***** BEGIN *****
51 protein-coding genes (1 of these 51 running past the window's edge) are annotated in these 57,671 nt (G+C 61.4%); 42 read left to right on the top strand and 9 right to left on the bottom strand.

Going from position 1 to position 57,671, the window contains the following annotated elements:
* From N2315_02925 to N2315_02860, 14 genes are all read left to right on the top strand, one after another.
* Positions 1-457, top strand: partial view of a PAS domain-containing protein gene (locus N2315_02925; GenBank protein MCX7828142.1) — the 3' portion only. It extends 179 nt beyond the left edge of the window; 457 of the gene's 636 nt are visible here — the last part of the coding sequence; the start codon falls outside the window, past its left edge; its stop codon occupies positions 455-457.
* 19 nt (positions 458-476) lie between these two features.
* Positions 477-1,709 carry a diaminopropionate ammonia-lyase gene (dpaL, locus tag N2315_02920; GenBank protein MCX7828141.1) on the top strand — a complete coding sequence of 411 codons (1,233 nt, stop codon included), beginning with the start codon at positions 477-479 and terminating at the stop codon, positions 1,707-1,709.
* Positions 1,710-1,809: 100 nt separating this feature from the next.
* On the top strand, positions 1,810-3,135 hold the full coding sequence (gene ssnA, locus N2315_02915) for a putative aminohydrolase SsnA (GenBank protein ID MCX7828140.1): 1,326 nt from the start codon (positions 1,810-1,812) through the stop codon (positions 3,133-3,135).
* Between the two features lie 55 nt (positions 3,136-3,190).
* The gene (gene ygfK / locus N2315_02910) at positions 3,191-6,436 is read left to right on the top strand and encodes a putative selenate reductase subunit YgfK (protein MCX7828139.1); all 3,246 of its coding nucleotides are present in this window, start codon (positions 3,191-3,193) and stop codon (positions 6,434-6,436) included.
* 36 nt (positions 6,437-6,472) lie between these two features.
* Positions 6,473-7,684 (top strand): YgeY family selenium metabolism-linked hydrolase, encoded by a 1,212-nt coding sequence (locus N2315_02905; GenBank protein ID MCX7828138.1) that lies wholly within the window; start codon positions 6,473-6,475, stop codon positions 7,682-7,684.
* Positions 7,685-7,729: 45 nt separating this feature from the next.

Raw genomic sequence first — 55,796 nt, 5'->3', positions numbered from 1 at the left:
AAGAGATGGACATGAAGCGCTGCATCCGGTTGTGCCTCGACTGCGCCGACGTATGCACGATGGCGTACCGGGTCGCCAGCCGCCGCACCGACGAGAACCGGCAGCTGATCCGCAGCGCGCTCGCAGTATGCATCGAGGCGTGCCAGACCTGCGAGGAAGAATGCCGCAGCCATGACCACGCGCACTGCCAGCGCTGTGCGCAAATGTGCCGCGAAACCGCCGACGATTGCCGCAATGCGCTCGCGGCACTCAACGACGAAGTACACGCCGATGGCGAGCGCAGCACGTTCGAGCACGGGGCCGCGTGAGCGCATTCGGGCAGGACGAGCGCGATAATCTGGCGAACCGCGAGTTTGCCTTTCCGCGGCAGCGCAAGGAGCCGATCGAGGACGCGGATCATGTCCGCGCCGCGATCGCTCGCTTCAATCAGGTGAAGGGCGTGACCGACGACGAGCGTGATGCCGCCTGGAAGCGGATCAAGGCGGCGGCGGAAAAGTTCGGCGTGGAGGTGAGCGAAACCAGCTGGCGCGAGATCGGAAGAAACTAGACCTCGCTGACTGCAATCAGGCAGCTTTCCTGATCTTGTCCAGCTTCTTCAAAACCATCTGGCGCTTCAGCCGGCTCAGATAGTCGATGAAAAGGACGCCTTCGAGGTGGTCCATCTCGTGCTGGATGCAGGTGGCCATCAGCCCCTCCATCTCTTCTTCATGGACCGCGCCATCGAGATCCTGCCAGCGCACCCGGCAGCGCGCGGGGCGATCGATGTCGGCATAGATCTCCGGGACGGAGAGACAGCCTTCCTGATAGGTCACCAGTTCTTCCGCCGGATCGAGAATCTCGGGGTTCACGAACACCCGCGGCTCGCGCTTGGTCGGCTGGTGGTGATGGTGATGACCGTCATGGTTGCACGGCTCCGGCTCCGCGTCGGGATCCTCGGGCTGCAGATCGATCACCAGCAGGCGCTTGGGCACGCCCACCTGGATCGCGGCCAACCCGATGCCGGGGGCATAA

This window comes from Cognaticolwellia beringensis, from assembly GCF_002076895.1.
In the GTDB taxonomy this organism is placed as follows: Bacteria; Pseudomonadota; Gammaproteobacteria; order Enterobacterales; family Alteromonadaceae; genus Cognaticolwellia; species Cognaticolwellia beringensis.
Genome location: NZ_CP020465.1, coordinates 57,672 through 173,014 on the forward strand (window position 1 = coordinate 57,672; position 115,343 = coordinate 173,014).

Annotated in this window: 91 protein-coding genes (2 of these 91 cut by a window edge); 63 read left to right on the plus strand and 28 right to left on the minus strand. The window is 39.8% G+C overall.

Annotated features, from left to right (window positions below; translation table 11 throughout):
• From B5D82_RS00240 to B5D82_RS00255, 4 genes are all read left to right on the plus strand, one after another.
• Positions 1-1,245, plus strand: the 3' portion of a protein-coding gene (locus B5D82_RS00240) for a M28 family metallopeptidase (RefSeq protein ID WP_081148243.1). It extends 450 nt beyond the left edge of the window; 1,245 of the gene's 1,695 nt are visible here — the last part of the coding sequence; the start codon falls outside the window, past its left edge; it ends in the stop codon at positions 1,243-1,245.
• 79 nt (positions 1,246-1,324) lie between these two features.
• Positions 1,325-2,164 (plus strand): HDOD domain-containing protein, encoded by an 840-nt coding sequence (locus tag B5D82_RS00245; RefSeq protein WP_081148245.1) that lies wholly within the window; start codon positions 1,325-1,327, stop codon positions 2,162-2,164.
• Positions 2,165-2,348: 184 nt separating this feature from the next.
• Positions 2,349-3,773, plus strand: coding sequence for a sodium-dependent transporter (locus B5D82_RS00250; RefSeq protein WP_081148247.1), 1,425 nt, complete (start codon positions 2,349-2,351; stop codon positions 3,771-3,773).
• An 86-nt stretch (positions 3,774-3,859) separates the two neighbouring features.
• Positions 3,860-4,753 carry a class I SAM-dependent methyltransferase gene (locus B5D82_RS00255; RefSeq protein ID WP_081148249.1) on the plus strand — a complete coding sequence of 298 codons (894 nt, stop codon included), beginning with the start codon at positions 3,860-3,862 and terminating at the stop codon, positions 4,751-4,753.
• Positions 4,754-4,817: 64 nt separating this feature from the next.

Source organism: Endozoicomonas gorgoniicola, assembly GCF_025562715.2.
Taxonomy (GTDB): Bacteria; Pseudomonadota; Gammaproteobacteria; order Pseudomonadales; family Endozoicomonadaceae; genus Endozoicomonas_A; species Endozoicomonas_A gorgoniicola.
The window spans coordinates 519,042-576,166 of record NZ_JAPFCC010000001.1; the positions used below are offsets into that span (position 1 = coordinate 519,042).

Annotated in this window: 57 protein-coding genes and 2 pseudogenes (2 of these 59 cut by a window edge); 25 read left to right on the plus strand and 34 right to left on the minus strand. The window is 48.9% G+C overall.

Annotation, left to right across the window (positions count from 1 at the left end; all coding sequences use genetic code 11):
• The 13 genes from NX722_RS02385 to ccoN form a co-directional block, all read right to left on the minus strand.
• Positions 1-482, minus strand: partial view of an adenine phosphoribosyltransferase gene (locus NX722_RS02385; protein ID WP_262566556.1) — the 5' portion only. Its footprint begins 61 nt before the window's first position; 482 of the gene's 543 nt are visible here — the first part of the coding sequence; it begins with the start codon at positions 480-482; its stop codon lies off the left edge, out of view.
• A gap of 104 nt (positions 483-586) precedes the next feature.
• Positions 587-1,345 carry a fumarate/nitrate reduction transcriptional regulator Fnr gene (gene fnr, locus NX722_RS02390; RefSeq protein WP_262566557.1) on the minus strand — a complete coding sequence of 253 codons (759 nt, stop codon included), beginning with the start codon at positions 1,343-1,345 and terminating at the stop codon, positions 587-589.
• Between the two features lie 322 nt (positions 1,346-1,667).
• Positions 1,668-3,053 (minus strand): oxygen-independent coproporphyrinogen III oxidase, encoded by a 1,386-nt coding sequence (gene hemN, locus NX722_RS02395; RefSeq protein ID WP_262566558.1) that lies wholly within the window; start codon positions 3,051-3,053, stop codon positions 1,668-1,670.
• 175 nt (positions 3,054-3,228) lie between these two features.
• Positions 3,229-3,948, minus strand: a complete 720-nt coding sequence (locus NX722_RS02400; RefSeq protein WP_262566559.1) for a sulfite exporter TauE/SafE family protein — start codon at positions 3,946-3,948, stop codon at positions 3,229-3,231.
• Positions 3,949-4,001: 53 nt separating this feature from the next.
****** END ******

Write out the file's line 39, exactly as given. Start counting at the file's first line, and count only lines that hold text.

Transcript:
• Between the two features lie 322 nt (positions 1,346-1,667).